Block Grant Program

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City kicks off Community Development Block Grant planning process

At its Sept. 13, 2013, meeting the Redmond City Council approved the City's participation in the Community Development Block Grant program. The City is expected to receive an estimated $178,127 during the 2014-2015 fiscal year.

The Community Development Block Grant (CDBG) program is established by Federal law and administered by the Federal Department of Housing and Urban Development (HUD) "to develop viable urban communities by providing decent housing, a suitable living environment, and expanding economic opportunities, principally for persons of low and moderate income."

Each year, HUD allocates and distributes funds to the program's "entitlement" communities throughout the United States. Entitlement communities develop their own programs and set their own funding priorities in conformance with the statutory standards, program regulations and other federal regulations.

To receive funds the City must create a five-year Consolidated Plan that assesses needs and priorities, determines resources and sets goals to address those needs, typically a six-month process, followed by an annual Action Plan that addresses programs and funding for the fiscal year and a Consolidated Action Plan Evaluation Report, which evaluates whether or not the Action Plan was successful in achieving the goals of the Consolidated Plan.

The City completed the process to create its Consolidated Plan and its first Action Plan. A variety of community agencies were contacted to gather information on their services to the community's low- and moderate-income residents and input on the needs they see. A task force, comprised of representatives of some of these agencies, local government and the community met to assess and prioritize the community's needs.

Under CDBG rules, communities may undertake a wide range of activities directed toward neighborhood revitalization, economic development, and community services, facilities, and improvements. Each activity must meet one of three national objectives: benefit low- and moderate-income persons (LMI), aid in the prevention or elimination of slums or blight (urban renewal areas qualify), or meet other community development needs having a particular urgency that the grantee is unable to finance on its own.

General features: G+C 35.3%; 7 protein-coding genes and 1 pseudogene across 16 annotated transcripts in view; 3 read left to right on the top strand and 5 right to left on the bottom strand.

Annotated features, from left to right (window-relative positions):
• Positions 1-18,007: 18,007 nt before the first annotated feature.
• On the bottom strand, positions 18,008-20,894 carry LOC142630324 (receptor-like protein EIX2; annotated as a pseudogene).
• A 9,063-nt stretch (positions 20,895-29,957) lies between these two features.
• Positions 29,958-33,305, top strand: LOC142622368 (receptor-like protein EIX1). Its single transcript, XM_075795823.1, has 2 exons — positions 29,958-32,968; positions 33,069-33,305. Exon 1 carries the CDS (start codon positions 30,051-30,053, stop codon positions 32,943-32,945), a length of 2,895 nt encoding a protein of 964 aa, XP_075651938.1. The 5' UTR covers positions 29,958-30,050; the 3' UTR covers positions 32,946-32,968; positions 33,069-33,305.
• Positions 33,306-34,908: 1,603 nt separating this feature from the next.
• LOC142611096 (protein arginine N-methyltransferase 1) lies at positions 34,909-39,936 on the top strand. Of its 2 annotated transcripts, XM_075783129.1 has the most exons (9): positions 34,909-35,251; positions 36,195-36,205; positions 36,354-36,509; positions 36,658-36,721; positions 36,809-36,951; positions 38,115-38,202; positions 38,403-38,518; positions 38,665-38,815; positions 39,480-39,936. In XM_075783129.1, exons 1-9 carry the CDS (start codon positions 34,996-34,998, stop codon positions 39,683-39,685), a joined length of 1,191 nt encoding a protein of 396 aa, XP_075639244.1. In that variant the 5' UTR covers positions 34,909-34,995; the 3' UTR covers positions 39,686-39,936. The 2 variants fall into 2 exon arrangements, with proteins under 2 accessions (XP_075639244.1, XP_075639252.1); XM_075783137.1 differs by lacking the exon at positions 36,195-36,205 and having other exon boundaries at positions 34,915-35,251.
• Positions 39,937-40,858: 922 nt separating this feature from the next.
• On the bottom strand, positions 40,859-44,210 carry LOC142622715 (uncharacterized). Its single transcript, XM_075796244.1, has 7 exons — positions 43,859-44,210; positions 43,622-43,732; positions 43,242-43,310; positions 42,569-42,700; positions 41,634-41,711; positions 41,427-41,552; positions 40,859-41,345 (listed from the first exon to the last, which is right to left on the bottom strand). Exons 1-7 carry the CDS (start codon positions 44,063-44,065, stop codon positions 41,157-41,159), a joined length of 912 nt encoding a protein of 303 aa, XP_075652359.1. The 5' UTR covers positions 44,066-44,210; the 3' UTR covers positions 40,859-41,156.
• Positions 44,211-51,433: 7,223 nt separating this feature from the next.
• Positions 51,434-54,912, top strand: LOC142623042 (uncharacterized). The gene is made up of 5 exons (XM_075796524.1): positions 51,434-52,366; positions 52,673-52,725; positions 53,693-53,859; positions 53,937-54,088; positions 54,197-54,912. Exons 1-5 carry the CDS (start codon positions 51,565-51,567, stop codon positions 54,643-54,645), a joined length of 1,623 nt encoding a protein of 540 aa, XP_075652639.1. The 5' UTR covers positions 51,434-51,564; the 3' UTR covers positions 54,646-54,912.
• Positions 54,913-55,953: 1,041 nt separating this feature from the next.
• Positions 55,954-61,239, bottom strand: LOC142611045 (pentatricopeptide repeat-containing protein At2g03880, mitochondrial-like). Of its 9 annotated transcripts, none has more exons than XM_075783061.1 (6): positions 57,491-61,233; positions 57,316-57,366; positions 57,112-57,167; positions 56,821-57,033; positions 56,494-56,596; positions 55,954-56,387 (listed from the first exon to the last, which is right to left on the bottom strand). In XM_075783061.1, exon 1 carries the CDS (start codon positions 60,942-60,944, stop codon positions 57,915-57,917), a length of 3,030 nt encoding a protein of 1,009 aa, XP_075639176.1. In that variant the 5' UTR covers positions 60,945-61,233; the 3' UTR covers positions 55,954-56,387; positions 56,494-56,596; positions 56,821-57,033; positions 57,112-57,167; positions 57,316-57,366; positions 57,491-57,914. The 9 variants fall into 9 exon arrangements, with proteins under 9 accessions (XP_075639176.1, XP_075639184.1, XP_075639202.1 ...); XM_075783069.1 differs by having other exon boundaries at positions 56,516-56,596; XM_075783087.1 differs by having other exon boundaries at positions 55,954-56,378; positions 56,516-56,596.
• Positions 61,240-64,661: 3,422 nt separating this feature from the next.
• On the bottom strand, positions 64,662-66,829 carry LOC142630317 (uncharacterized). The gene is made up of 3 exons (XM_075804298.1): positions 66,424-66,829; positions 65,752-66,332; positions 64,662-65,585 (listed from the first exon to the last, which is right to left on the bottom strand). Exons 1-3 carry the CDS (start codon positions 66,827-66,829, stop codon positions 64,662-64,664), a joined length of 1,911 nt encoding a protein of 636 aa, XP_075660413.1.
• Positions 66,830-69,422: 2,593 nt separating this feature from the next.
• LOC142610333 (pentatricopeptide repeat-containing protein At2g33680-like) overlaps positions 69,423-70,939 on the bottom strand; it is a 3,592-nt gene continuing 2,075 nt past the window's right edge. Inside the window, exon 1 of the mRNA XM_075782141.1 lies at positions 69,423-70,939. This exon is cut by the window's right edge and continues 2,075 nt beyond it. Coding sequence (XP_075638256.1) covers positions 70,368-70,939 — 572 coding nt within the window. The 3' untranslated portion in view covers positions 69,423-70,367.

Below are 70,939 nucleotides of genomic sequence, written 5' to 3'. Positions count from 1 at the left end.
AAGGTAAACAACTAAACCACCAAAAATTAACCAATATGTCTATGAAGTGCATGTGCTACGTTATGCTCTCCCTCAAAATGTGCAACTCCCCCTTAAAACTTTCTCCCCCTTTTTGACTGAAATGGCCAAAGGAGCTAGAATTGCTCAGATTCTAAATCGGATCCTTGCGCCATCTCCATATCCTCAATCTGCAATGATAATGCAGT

The program includes five main funding program areas: Affordable Housing and Homeless Prevention, Public Facilities and Community Development, Public Services (limited to 15% of annual CDBG award), and Economic Development.

Examples of permitted projects in each category include (not all inclusive):

Affordable Housing and Homeless Prevention: Homeless supportive services, down payment assistance, utility assistance, weatherization and energy efficiency, housing rehabilitation for qualifying homes, housing rehabilitation for qualifying apartments, new affordable housing units for LMI 50% or less of median income

Public Facilities and Community Development: Transitional housing, family and youth shelter, family justice center, removing barriers to accessibility, infrastructure improvements to sidewalks, streets, utilities, street trees, etc. in qualifying neighborhoods; park rehabilitation projects

Public Services (limited to 15% of annual CDBG award): Victim assistance (domestic violence, abuse), health services for LMI persons, mental health services for LMI persons, job training for LMI persons

Economic Development: Small business assistance, job creation or retention for LMI persons

For more information, or to provide input, please contact John Roberts at 541-923-7750 or email